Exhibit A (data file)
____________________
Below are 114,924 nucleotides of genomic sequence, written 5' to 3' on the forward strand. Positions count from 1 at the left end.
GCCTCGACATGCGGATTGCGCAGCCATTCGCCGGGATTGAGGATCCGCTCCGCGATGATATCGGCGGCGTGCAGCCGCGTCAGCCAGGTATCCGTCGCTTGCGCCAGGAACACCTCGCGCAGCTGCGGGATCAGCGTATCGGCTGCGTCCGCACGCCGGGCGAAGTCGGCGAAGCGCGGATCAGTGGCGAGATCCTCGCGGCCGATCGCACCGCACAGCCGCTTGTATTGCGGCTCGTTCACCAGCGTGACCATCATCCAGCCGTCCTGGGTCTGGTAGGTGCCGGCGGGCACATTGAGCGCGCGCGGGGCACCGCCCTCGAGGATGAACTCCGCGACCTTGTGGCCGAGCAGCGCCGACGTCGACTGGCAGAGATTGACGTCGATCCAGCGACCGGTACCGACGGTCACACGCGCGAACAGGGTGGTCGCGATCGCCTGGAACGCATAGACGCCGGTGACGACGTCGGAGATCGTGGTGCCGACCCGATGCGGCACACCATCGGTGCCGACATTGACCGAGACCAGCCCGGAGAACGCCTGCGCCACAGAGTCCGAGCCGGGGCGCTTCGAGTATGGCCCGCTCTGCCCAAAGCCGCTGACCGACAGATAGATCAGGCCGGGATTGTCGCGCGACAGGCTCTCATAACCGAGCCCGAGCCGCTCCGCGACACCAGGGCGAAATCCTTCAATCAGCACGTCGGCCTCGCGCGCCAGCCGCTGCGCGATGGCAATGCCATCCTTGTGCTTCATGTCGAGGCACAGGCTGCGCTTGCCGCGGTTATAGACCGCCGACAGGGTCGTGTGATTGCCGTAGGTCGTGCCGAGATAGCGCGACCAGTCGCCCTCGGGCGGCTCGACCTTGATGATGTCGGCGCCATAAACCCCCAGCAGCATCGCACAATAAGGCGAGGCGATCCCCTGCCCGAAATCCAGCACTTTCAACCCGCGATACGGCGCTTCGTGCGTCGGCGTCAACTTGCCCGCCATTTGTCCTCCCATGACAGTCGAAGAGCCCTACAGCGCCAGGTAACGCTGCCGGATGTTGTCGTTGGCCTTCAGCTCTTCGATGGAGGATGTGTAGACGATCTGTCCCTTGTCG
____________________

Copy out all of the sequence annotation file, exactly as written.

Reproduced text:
Below are 114,924 nucleotides of genomic sequence, written 5' to 3' on the forward strand. Positions count from 1 at the left end.
GCCTCGACATGCGGATTGCGCAGCCATTCGCCGGGATTGAGGATCCGCTCCGCGATGATATCGGCGGCGTGCAGCCGCGTCAGCCAGGTATCCGTCGCTTGCGCCAGGAACACCTCGCGCAGCTGCGGGATCAGCGTATCGGCTGCGTCCGCACGCCGGGCGAAGTCGGCGAAGCGCGGATCAGTGGCGAGATCCTCGCGGCCGATCGCACCGCACAGCCGCTTGTATTGCGGCTCGTTCACCAGCGTGACCATCATCCAGCCGTCCTGGGTCTGGTAGGTGCCGGCGGGCACATTGAGCGCGCGCGGGGCACCGCCCTCGAGGATGAACTCCGCGACCTTGTGGCCGAGCAGCGCCGACGTCGACTGGCAGAGATTGACGTCGATCCAGCGACCGGTACCGACGGTCACACGCGCGAACAGGGTGGTCGCGATCGCCTGGAACGCATAGACGCCGGTGACGACGTCGGAGATCGTGGTGCCGACCCGATGCGGCACACCATCGGTGCCGACATTGACCGAGACCAGCCCGGAGAACGCCTGCGCCACAGAGTCCGAGCCGGGGCGCTTCGAGTATGGCCCGCTCTGCCCAAAGCCGCTGACCGACAGATAGATCAGGCCGGGATTGTCGCGCGACAGGCTCTCATAACCGAGCCCGAGCCGCTCCGCGACACCAGGGCGAAATCCTTCAATCAGCACGTCGGCCTCGCGCGCCAGCCGCTGCGCGATGGCAATGCCATCCTTGTGCTTCATGTCGAGGCACAGGCTGCGCTTGCCGCGGTTATAGACCGCCGACAGGGTCGTGTGATTGCCGTAGGTCGTGCCGAGATAGCGCGACCAGTCGCCCTCGGGCGGCTCGACCTTGATGATGTCGGCGCCATAAACCCCCAGCAGCATCGCACAATAAGGCGAGGCGATCCCCTGCCCGAAATCCAGCACTTTCAACCCGCGATACGGCGCTTCGTGCGTCGGCGTCAACTTGCCCGCCATTTGTCCTCCCATGACAGTCGAAGAGCCCTACAGCGCCAGGTAACGCTGCCGGATGTTGTCGTTGGCCTTCAGCTCTTCGATGGAGGATGTGTAGACGATCTGTCCCTTGTCG